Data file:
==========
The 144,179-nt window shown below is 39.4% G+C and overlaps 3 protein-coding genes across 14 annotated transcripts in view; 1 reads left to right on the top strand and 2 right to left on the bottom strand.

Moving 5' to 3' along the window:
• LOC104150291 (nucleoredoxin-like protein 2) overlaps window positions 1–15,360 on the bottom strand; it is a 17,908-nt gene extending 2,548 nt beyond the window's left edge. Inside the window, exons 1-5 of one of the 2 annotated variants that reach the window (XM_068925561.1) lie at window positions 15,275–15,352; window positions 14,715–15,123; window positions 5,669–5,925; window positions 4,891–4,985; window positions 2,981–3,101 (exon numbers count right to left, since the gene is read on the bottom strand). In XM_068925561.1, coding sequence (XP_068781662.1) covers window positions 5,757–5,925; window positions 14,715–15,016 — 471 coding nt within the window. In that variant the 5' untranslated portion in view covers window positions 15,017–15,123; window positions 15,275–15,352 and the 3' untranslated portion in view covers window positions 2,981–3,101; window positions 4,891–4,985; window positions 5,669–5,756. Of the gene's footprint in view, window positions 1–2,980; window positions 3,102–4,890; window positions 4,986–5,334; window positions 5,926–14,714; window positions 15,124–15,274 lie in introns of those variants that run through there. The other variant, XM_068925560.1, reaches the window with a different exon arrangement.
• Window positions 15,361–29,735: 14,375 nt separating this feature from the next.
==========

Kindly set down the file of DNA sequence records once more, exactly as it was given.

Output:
The 144,179-nt window shown below is 39.4% G+C and overlaps 3 protein-coding genes across 14 annotated transcripts in view; 1 reads left to right on the top strand and 2 right to left on the bottom strand.

Moving 5' to 3' along the window:
• LOC104150291 (nucleoredoxin-like protein 2) overlaps window positions 1–15,360 on the bottom strand; it is a 17,908-nt gene extending 2,548 nt beyond the window's left edge. Inside the window, exons 1-5 of one of the 2 annotated variants that reach the window (XM_068925561.1) lie at window positions 15,275–15,352; window positions 14,715–15,123; window positions 5,669–5,925; window positions 4,891–4,985; window positions 2,981–3,101 (exon numbers count right to left, since the gene is read on the bottom strand). In XM_068925561.1, coding sequence (XP_068781662.1) covers window positions 5,757–5,925; window positions 14,715–15,016 — 471 coding nt within the window. In that variant the 5' untranslated portion in view covers window positions 15,017–15,123; window positions 15,275–15,352 and the 3' untranslated portion in view covers window positions 2,981–3,101; window positions 4,891–4,985; window positions 5,669–5,756. Of the gene's footprint in view, window positions 1–2,980; window positions 3,102–4,890; window positions 4,986–5,334; window positions 5,926–14,714; window positions 15,124–15,274 lie in introns of those variants that run through there. The other variant, XM_068925560.1, reaches the window with a different exon arrangement.
• Window positions 15,361–29,735: 14,375 nt separating this feature from the next.